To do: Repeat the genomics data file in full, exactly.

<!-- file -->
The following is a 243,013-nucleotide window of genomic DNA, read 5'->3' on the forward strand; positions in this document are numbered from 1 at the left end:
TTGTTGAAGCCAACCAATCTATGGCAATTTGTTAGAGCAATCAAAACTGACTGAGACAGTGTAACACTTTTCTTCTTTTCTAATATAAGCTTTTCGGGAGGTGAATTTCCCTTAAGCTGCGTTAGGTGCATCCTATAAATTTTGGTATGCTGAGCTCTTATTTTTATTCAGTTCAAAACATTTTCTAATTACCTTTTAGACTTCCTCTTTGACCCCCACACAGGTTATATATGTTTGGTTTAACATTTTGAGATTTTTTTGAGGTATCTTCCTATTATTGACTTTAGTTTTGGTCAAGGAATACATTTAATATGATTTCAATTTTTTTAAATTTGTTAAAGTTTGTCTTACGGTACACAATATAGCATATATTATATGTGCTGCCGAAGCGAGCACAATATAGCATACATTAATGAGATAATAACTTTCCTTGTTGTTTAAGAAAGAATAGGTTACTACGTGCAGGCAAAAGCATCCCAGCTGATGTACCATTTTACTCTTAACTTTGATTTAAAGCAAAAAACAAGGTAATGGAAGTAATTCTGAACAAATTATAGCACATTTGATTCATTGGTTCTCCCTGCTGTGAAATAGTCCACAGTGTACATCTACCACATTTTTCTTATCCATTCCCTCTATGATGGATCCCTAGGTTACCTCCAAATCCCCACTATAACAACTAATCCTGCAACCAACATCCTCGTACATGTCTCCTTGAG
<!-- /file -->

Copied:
The following is a 243,013-nucleotide window of genomic DNA, read 5'->3' on the forward strand; positions in this document are numbered from 1 at the left end:
TTGTTGAAGCCAACCAATCTATGGCAATTTGTTAGAGCAATCAAAACTGACTGAGACAGTGTAACACTTTTCTTCTTTTCTAATATAAGCTTTTCGGGAGGTGAATTTCCCTTAAGCTGCGTTAGGTGCATCCTATAAATTTTGGTATGCTGAGCTCTTATTTTTATTCAGTTCAAAACATTTTCTAATTACCTTTTAGACTTCCTCTTTGACCCCCACACAGGTTATATATGTTTGGTTTAACATTTTGAGATTTTTTTGAGGTATCTTCCTATTATTGACTTTAGTTTTGGTCAAGGAATACATTTAATATGATTTCAATTTTTTTAAATTTGTTAAAGTTTGTCTTACGGTACACAATATAGCATATATTATATGTGCTGCCGAAGCGAGCACAATATAGCATACATTAATGAGATAATAACTTTCCTTGTTGTTTAAGAAAGAATAGGTTACTACGTGCAGGCAAAAGCATCCCAGCTGATGTACCATTTTACTCTTAACTTTGATTTAAAGCAAAAAACAAGGTAATGGAAGTAATTCTGAACAAATTATAGCACATTTGATTCATTGGTTCTCCCTGCTGTGAAATAGTCCACAGTGTACATCTACCACATTTTTCTTATCCATTCCCTCTATGATGGATCCCTAGGTTACCTCCAAATCCCCACTATAACAACTAATCCTGCAACCAACATCCTCGTACATGTCTCCTTGAG